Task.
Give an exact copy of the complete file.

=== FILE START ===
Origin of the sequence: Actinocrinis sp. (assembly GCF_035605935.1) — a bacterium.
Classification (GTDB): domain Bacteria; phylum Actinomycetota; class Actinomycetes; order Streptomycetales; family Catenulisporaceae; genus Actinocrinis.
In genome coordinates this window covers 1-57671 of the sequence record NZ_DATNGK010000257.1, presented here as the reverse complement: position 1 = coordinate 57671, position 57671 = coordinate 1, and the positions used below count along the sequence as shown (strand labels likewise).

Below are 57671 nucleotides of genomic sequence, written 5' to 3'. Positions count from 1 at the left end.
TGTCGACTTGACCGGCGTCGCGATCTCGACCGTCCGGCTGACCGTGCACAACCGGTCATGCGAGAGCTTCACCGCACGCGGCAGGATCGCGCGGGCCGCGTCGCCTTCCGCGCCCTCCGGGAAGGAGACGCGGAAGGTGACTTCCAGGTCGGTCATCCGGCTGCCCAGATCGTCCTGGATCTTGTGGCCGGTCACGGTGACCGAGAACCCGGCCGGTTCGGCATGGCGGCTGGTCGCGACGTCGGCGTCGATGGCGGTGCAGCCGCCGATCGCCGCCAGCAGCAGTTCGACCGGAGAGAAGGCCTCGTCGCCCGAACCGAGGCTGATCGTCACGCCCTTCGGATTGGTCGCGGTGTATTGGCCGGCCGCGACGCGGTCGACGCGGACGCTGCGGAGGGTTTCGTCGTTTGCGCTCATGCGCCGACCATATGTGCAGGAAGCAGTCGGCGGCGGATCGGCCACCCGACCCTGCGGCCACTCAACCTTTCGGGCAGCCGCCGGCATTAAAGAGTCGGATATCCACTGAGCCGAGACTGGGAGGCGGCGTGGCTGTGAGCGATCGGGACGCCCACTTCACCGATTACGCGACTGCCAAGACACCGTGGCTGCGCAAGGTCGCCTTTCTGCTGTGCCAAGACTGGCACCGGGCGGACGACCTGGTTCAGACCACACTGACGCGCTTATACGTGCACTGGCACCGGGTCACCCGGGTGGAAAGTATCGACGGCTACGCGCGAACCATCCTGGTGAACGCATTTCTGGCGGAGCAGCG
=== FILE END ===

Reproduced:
Origin of the sequence: Actinocrinis sp. (assembly GCF_035605935.1) — a bacterium.
Classification (GTDB): domain Bacteria; phylum Actinomycetota; class Actinomycetes; order Streptomycetales; family Catenulisporaceae; genus Actinocrinis.
In genome coordinates this window covers 1-57671 of the sequence record NZ_DATNGK010000257.1, presented here as the reverse complement: position 1 = coordinate 57671, position 57671 = coordinate 1, and the positions used below count along the sequence as shown (strand labels likewise).

Below are 57671 nucleotides of genomic sequence, written 5' to 3'. Positions count from 1 at the left end.
TGTCGACTTGACCGGCGTCGCGATCTCGACCGTCCGGCTGACCGTGCACAACCGGTCATGCGAGAGCTTCACCGCACGCGGCAGGATCGCGCGGGCCGCGTCGCCTTCCGCGCCCTCCGGGAAGGAGACGCGGAAGGTGACTTCCAGGTCGGTCATCCGGCTGCCCAGATCGTCCTGGATCTTGTGGCCGGTCACGGTGACCGAGAACCCGGCCGGTTCGGCATGGCGGCTGGTCGCGACGTCGGCGTCGATGGCGGTGCAGCCGCCGATCGCCGCCAGCAGCAGTTCGACCGGAGAGAAGGCCTCGTCGCCCGAACCGAGGCTGATCGTCACGCCCTTCGGATTGGTCGCGGTGTATTGGCCGGCCGCGACGCGGTCGACGCGGACGCTGCGGAGGGTTTCGTCGTTTGCGCTCATGCGCCGACCATATGTGCAGGAAGCAGTCGGCGGCGGATCGGCCACCCGACCCTGCGGCCACTCAACCTTTCGGGCAGCCGCCGGCATTAAAGAGTCGGATATCCACTGAGCCGAGACTGGGAGGCGGCGTGGCTGTGAGCGATCGGGACGCCCACTTCACCGATTACGCGACTGCCAAGACACCGTGGCTGCGCAAGGTCGCCTTTCTGCTGTGCCAAGACTGGCACCGGGCGGACGACCTGGTTCAGACCACACTGACGCGCTTATACGTGCACTGGCACCGGGTCACCCGGGTGGAAAGTATCGACGGCTACGCGCGAACCATCCTGGTGAACGCATTTCTGGCGGAGCAGCG